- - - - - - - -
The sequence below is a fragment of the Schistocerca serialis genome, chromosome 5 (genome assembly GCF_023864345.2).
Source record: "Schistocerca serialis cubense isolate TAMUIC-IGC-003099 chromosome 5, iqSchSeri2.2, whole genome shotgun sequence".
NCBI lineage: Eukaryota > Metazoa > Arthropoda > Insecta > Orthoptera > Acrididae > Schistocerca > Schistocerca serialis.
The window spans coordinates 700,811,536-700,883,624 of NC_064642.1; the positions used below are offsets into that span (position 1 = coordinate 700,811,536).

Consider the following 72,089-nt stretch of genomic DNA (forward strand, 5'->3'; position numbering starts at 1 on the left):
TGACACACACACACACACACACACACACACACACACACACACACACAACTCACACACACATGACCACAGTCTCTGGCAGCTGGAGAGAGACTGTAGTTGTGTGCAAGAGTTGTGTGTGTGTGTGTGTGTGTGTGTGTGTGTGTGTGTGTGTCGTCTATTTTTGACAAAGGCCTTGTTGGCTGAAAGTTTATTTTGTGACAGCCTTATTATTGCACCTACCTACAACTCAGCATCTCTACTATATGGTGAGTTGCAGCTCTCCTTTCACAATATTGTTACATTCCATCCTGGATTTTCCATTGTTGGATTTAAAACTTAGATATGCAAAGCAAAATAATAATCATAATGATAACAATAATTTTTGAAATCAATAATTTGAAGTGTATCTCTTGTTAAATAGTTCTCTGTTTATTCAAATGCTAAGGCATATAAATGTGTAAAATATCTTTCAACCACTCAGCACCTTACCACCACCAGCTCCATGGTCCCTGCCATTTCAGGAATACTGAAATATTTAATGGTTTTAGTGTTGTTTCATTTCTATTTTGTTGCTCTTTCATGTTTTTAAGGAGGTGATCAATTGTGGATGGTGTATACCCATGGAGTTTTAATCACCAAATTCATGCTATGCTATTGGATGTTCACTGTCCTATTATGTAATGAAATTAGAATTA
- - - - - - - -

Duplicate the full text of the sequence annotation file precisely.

The sequence below is a fragment of the Schistocerca serialis genome, chromosome 5 (genome assembly GCF_023864345.2).
Source record: "Schistocerca serialis cubense isolate TAMUIC-IGC-003099 chromosome 5, iqSchSeri2.2, whole genome shotgun sequence".
NCBI lineage: Eukaryota > Metazoa > Arthropoda > Insecta > Orthoptera > Acrididae > Schistocerca > Schistocerca serialis.
The window spans coordinates 700,811,536-700,883,624 of NC_064642.1; the positions used below are offsets into that span (position 1 = coordinate 700,811,536).

Consider the following 72,089-nt stretch of genomic DNA (forward strand, 5'->3'; position numbering starts at 1 on the left):
TGACACACACACACACACACACACACACACACACACACACACACACAACTCACACACACATGACCACAGTCTCTGGCAGCTGGAGAGAGACTGTAGTTGTGTGCAAGAGTTGTGTGTGTGTGTGTGTGTGTGTGTGTGTGTGTGTGTGTGTCGTCTATTTTTGACAAAGGCCTTGTTGGCTGAAAGTTTATTTTGTGACAGCCTTATTATTGCACCTACCTACAACTCAGCATCTCTACTATATGGTGAGTTGCAGCTCTCCTTTCACAATATTGTTACATTCCATCCTGGATTTTCCATTGTTGGATTTAAAACTTAGATATGCAAAGCAAAATAATAATCATAATGATAACAATAATTTTTGAAATCAATAATTTGAAGTGTATCTCTTGTTAAATAGTTCTCTGTTTATTCAAATGCTAAGGCATATAAATGTGTAAAATATCTTTCAACCACTCAGCACCTTACCACCACCAGCTCCATGGTCCCTGCCATTTCAGGAATACTGAAATATTTAATGGTTTTAGTGTTGTTTCATTTCTATTTTGTTGCTCTTTCATGTTTTTAAGGAGGTGATCAATTGTGGATGGTGTATACCCATGGAGTTTTAATCACCAAATTCATGCTATGCTATTGGATGTTCACTGTCCTATTATGTAATGAAATTAGAATTA